Here is the biggest question—why would the state of California consider this legislation? It isn’t due to a sudden spirit of clemency but more to a practical reason—saving money. California has an estimated rate of 220,000 felony convictions per year and 40,000 misdemeanor/infraction convictions for the offenses covered under the Proposition 47 measure.
The state will need to devote less of its resources if less people are incarcerated and/or under state and county probation supervision. Because of this, Prop 47 stipulates that any state savings that result from the measure is to be spent to support school truancy prevention, helping to keep more of the youth population in school, supporting mental health and substance abuse treatment services and victim services.
It is easy for any person to become “lost” in our notoriously slow-moving and incredibly complex criminal justice system. If you are among the approximately quarter of a million California residents facing a felony or misdemeanor charge—you need to speak with an attorney that has thoroughly examined the measures of Prop 47 and can assess how the legislation impacts you and how you should build your defense.
Proposition 47 Q&A with Attorney Paul Geller
Proposition 47 is legislation that impacts the level of charge a person can face for certain crimes in the state of California. Depending on the circumstances of the crime and the person’s previous criminal history, Proposition 47 could potentially lower the level of the offense a person will be charged with.
For example, a theft charge where the value of the item stolen was, say, $900, could have previously been charged as grand theft, a felony-level offense. Under Proposition 47, the charge would now be a misdemeanor-level offense. Misdemeanor offenses carry the potential penalty range of a maximum of one year in a county jail, as opposed to felony convictions, the majority of which are served in a state penitentiary.
Essentially, Proposition 47 restructures the severity of how an offense would be classified. Under California law, you would face 3 different types of charges after an arrest. They are a felony charge, a misdemeanor charge or an infraction. In some cases where you would have been previously charged with a felony-level offense, you might now face a misdemeanor if the crime was non-violent in nature.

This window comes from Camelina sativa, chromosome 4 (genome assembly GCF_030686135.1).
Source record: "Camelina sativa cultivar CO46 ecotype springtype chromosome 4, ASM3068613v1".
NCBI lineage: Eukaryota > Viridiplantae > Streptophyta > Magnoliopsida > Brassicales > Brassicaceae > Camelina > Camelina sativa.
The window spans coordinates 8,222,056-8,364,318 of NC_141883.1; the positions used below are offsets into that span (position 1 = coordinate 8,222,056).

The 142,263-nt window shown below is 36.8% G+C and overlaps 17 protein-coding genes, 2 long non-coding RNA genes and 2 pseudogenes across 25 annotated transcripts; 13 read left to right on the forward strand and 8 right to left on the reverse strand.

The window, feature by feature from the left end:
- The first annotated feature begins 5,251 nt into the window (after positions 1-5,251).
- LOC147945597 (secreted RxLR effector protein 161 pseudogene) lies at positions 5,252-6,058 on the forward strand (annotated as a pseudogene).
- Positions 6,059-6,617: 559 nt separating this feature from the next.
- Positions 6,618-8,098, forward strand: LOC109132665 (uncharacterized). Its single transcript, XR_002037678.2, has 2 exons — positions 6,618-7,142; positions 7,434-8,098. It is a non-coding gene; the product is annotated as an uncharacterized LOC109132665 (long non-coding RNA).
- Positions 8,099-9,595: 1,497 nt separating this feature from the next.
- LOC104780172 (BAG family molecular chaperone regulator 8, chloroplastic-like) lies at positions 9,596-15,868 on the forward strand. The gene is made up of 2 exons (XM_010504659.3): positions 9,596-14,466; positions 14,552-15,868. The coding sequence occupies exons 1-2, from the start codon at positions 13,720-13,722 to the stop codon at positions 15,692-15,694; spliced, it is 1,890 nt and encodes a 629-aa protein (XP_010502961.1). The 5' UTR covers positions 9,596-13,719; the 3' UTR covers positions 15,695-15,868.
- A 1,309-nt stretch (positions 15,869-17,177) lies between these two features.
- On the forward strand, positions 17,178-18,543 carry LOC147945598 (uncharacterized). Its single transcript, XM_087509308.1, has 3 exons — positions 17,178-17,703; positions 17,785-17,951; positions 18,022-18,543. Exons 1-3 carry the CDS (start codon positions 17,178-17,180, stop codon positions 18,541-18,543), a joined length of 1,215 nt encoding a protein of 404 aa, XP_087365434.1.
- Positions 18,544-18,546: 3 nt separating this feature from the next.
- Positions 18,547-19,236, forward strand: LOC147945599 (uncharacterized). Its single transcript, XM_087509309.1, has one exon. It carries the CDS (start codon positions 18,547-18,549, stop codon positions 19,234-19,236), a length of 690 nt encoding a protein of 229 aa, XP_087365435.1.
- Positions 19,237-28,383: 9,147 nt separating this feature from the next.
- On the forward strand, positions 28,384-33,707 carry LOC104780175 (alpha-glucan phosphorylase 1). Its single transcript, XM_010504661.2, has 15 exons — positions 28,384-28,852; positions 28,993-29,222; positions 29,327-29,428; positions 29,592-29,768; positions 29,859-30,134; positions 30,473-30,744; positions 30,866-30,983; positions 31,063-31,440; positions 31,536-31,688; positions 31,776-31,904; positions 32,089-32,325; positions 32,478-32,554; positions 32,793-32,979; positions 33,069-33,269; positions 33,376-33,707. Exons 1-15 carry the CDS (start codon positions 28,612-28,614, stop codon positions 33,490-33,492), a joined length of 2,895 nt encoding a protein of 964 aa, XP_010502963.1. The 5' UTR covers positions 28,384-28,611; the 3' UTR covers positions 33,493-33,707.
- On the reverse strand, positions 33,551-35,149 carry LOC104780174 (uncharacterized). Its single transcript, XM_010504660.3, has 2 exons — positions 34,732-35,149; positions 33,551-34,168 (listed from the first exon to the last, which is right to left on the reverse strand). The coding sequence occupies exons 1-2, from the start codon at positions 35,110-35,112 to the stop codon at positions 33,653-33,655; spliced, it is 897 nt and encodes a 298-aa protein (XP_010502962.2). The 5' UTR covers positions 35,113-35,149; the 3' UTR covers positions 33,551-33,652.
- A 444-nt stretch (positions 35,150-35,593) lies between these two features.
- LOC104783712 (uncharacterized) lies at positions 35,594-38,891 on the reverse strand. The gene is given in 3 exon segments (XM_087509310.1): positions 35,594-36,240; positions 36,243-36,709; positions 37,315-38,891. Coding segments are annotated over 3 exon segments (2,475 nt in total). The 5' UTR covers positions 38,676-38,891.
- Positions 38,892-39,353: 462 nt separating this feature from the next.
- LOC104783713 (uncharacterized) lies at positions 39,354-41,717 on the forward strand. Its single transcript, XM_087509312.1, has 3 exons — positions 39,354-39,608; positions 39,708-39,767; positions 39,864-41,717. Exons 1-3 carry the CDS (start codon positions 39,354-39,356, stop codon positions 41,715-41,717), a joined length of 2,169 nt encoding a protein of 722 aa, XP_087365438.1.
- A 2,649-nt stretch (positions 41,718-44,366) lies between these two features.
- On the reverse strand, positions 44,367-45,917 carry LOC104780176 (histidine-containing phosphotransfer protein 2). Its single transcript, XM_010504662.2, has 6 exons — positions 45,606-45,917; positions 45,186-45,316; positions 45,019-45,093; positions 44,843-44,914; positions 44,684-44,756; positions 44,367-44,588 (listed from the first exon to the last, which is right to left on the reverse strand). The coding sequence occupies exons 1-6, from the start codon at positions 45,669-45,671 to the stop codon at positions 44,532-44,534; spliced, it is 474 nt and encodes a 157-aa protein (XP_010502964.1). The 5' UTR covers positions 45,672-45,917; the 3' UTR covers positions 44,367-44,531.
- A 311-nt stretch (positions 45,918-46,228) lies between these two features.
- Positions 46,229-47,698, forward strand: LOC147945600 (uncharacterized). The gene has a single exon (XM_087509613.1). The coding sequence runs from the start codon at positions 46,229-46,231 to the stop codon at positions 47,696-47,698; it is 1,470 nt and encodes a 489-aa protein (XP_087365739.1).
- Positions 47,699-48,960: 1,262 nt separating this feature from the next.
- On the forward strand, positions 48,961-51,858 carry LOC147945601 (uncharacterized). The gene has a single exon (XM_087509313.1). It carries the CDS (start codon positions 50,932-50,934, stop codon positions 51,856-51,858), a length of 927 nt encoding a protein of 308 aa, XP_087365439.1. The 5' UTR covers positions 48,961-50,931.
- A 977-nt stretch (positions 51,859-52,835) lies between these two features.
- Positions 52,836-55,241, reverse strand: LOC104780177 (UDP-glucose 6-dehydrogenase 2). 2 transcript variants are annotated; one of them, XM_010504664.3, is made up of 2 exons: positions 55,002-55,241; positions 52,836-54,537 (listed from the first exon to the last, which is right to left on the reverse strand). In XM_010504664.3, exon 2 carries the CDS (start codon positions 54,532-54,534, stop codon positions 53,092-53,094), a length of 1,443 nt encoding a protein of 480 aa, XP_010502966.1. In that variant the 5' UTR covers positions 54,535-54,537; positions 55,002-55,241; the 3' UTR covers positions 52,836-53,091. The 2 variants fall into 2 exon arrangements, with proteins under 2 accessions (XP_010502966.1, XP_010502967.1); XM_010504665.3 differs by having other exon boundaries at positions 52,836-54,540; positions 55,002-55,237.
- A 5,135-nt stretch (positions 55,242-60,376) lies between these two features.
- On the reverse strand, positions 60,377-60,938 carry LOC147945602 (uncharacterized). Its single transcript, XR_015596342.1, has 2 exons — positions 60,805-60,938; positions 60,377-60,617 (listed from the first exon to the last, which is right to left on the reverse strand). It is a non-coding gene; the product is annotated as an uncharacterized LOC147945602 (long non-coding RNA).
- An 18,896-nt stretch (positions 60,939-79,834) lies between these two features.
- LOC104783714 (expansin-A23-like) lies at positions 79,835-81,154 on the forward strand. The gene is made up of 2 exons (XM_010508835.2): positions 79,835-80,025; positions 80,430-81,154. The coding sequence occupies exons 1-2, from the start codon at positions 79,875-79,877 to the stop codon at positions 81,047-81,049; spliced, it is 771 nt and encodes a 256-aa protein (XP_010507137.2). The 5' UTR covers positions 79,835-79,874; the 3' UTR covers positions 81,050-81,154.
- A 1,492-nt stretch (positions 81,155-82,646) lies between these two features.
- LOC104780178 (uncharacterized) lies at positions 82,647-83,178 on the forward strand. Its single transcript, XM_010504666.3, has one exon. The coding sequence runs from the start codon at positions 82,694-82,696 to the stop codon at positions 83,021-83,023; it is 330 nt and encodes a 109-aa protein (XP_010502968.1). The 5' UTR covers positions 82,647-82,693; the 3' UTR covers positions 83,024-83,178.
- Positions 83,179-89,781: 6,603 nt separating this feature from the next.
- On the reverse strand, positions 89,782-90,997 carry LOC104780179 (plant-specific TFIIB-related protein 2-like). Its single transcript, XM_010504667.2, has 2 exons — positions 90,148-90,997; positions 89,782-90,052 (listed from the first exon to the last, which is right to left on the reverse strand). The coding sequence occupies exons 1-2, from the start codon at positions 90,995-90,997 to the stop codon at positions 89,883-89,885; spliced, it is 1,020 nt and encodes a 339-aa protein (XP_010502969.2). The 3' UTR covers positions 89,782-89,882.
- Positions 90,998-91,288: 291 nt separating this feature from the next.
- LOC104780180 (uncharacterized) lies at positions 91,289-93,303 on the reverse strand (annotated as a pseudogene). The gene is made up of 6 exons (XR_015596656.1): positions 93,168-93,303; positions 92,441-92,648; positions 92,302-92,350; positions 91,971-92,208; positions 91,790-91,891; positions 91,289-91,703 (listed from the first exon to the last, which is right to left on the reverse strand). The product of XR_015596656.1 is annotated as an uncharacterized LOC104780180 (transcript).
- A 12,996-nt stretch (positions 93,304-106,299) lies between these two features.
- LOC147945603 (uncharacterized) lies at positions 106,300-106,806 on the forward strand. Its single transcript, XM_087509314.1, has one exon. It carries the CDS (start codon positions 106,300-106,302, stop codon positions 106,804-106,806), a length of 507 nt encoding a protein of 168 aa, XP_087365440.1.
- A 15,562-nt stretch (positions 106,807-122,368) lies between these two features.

A misdemeanor is considered a less serious level of crime and therefore, subject to less serious punishments. Drug possession charges, which have the potential to be charged as felonies or misdemeanors would now only be charged as misdemeanors. A drug possession charge under the lower infraction level would not be subject to the higher misdemeanor level.
Proposition 47 will also impact the level of charges for theft crimes, such as shoplifting, the crime of receiving stolen property and bad check writing. Influencing factors on how Proposition 47 can affect charge levels include the person’s previous criminal history and in the case of theft-related charges, the value of the stolen property.
Proposition 47 can potentially decrease the amount of time you spend incarcerated and/or reduce a period of supervised probation that accompanies felony and misdemeanor convictions. If you could spend less time in jail or avoid jail altogether, wouldn’t you want to know how?
If you are facing a criminal charge in the state of California, it is imperative you consult an experienced criminal defense attorney that has thoroughly examined the impacts of Prop 47—and who can clearly explain how you could possibly benefit from this legislation. Proposition 47 also permits restructuring of sentences already imposed for previous convictions of certain offenses. If you are serving a sentence in county jail or a state prison or are trying to return to a normal life following being incarcerated but are struggling under restrictive probation conditions—it is vital that you call an attorney today.